THE former commander of Oxford police yesterday told a court he had not tried to frame his lover’s husband for an arson attack on his car.

Chief Superintendent Jim Trotman’s car was destroyed by fire while it was parked a short walk away from the home of his married mistress, Karin Gray.

The 45-year old had gone to visit Mrs Gray while her solicitor husband Ian was away on business, despite receiving emails threatening to expose his affair and warning him to stay away from the Grays’ family home.

Father-of-two Trotman, of Abingdon, is accused of starting the fire and then trying to pin the blame on Mr Gray.

He denies charges of arson, fraud and perverting the course of justice.

Fiona Elder, prosecuting, put it to Trotman that when he arrived at the scene of the blaze he told firefighters and police officers that Mr Gray might be responsible and that someone could have a grudge against him.

But Trotman said he did not remember those conversations and that those present may have learned of the affair by reading news coverage of his arrest before they made statements to police.

He said he had not suggested to Detective Superintendent Ashley Smith, who investigated the incident, that Mr Gray might be responsible for the car fire, although he suspected that he might have had something to do with the emails.

“I was suggesting to Mr Smith that Mr Gray was a resourceful man and he could have had someone behind them,” said Trotman.

“I do not think I have ever said Mr Gray was the emailer.”

The emails revealed a large amount of personal information about both Mrs Gray and Trotman, but the messages, later revealed to have been sent by a teacher called Kai Stephen Reeves, did not mention the fire, or the fact that Trotman had left his wife and moved to a rented home in Abingdon.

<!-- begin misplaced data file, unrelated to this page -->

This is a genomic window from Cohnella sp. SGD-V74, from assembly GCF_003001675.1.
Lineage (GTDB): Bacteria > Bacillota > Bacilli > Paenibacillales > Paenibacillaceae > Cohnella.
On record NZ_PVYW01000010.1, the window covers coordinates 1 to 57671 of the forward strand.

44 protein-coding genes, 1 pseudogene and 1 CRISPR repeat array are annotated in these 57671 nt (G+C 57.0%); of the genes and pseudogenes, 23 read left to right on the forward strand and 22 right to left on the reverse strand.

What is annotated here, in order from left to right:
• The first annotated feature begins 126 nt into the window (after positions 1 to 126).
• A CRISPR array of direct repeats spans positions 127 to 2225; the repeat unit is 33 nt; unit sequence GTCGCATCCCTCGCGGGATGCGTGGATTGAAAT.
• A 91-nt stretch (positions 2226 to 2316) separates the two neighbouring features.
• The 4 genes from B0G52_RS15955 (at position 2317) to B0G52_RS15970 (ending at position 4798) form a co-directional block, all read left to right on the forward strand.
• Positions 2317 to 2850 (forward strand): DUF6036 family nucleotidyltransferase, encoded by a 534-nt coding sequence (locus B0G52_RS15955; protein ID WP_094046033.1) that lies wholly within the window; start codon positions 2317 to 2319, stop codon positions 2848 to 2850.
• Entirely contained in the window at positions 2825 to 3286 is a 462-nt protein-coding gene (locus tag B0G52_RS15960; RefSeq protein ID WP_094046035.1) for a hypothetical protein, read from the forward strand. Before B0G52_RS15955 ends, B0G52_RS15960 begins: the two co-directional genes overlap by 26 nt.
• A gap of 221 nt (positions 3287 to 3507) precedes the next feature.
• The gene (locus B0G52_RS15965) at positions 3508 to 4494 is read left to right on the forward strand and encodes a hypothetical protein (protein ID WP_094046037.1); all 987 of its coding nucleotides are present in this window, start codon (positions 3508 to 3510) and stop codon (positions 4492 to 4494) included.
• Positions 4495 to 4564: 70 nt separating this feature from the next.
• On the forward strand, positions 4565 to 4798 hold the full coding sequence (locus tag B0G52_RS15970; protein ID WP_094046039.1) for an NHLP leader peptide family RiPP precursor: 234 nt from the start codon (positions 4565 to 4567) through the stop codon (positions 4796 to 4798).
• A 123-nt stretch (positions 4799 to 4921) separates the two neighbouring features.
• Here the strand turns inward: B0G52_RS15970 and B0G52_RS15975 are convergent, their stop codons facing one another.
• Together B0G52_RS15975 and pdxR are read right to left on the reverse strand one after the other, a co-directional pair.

Trotman told the jury at Swindon Crown Court that he was not sure whether or not Ian Gray knew about the affair, and had told police that he was a very placid man.

However, he did mention that when Mrs Gray had a previous affair in 2000, Mr Gray had intervened and could have accessed her email account.

When asked if he had suggested that Mr Gray was responsible for the fire in Jarn Way, Boars Hill, near Oxford, Trotman said he had not.

He said he had been told Mr Gray was to be arrested shortly after the fire on October 20, 2009, but that he did not know that it was in connection with the incident.

Instead, he thought it might be to do with preventing a possible case of domestic violence, as Karin Gray had been assessed by a police domestic violence expert.

Earmarked for a high-flying career since he joined Thames Valley Police in 1992, the court heard Trotman had been respected by his colleagues until he was suspended after his arrest last February.

Appearing as a character witness for Trotman, former Oxfordshire Chief Superintendent David McWhirter said: “The over-arching things for me are a very professional officer and a good commander, who drove crime reduction and the police service to the community hard.”

The trial continues.